FOR DREAMERS, NOW IS GOOD TIME TO TRAVEL!

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By David Sperling, Esq.

With the new administration taking power, there is a great deal of confusion and uncertainty about President Trump’s immigration policies.

But there is one thing that some immigrants can and should do immediately, if they have not done so already. I am talking about the more than 700,000 “Dreamers” who have a work permit through DACA, and hundreds of thousands of TPS registrants from Honduras, Nicaragua and El Salvador.

President Trump opposes the DACA program, in part because it was initiated by executive fiat, and not through Congress, but it is likely the government will continue to honor existing work permits.

While the administration policy is in flux, now is the time to travel outside the United States with “Advance Parole.” With this government-issued travel document, DACA or TPS beneficiaries can re-enter the United States with a lawful entry, opening the door to Legal Permanent Resident status if they have spouses or adult children who are U.S. Citizens.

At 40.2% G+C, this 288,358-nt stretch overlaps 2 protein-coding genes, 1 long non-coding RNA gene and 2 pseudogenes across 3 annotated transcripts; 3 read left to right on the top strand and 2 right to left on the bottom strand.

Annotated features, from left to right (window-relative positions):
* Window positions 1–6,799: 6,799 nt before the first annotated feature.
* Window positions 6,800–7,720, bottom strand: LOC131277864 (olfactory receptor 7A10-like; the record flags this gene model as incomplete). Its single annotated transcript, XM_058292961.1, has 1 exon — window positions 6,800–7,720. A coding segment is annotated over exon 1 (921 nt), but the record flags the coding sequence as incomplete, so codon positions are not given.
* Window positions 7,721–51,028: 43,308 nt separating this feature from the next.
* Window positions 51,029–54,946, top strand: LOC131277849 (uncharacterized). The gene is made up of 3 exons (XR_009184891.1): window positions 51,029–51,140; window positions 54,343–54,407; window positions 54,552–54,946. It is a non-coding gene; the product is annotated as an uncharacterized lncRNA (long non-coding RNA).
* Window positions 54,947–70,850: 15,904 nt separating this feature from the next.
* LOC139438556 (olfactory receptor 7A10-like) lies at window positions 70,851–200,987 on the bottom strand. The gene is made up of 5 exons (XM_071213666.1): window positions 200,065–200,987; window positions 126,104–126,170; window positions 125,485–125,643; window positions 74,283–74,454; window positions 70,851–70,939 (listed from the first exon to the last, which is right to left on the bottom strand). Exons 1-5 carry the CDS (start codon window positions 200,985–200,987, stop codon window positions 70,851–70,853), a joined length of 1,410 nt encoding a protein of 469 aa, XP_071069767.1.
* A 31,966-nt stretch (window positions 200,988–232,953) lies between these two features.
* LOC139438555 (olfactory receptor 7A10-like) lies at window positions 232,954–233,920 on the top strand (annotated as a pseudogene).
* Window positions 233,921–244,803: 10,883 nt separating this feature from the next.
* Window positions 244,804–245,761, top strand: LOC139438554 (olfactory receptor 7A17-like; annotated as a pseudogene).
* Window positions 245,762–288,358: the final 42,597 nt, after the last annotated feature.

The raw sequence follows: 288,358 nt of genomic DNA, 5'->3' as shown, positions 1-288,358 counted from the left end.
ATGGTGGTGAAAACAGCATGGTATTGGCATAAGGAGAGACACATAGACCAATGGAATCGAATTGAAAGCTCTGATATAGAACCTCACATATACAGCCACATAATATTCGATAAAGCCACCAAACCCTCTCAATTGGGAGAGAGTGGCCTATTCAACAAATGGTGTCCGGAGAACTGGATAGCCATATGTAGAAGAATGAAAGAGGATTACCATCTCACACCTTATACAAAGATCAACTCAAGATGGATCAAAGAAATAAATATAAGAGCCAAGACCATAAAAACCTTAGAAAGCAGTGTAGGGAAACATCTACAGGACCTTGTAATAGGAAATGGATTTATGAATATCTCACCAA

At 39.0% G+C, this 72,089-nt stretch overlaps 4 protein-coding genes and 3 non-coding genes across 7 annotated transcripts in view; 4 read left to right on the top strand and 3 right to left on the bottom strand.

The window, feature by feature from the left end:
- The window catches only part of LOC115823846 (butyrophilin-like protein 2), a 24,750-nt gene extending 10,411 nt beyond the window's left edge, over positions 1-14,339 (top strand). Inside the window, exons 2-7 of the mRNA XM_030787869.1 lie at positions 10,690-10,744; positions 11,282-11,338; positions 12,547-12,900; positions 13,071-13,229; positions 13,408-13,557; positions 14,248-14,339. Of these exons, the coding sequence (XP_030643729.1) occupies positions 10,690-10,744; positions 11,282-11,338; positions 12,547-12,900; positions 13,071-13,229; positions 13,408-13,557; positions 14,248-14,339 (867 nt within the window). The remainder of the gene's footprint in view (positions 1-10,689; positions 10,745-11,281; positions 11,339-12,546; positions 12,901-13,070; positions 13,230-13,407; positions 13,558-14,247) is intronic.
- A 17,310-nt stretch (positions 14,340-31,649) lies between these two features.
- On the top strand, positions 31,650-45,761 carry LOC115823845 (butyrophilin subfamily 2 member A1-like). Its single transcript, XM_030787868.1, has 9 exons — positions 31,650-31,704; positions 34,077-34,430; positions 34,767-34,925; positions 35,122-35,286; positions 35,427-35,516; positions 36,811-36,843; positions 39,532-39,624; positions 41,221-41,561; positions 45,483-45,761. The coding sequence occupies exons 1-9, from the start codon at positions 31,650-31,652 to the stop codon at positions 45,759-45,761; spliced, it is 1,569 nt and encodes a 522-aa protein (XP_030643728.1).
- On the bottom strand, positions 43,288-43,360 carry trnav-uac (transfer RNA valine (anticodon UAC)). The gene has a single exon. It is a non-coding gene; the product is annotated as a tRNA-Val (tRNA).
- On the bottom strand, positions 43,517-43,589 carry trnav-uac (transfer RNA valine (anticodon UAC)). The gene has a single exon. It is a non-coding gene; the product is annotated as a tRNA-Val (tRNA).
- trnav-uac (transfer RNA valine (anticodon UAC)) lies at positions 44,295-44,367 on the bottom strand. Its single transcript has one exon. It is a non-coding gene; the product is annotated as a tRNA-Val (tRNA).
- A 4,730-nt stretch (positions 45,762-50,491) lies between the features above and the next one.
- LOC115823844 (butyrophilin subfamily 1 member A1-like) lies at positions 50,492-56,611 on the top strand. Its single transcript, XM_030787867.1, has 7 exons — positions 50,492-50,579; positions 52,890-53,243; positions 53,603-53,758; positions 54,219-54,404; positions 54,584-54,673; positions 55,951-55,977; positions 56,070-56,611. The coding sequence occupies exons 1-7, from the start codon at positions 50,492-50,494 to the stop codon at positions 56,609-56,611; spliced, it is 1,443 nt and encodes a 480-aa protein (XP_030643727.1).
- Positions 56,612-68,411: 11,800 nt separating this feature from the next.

For example, a DACA beneficiary who entered the United States illegally is now engaged or married to a U.S. Citizen spouse. With a lawful entry, they can then apply directly for a Green Card without the need to return to their home countries for consular processing. TPS registrants who are married to U.S. Citizens or have adult (over 21) children born here are also eligible.

Since TPS for Honduras and Nicaragua went into effect in 1999, and TPS for Salvadoran started in 2001, many of these class members are now potentially eligible to adjust status after re-entering the United States with a travel document.

This strategy is available for DACA and TPS beneficiaries who do not have a deportation order. Immigration will not knowingly approve an Advance Parole if they know a DACA or TPS beneficiary has a previous deportation order.

Generally speaking, it can take three months or longer for Immigration to approve a travel document. However, in cases of emergency, for example, to care for a parent who is gravely ill, an applicant with appropriate proofs can obtain a travel document in one day. The government fee is $575.

Anyone considering this strategy should first consult with an immigration lawyer because of the serious legal consequences of leaving and re-entering the United States. However, because of near-certainty that President Trump will terminate the DACA program, the time to travel is now.

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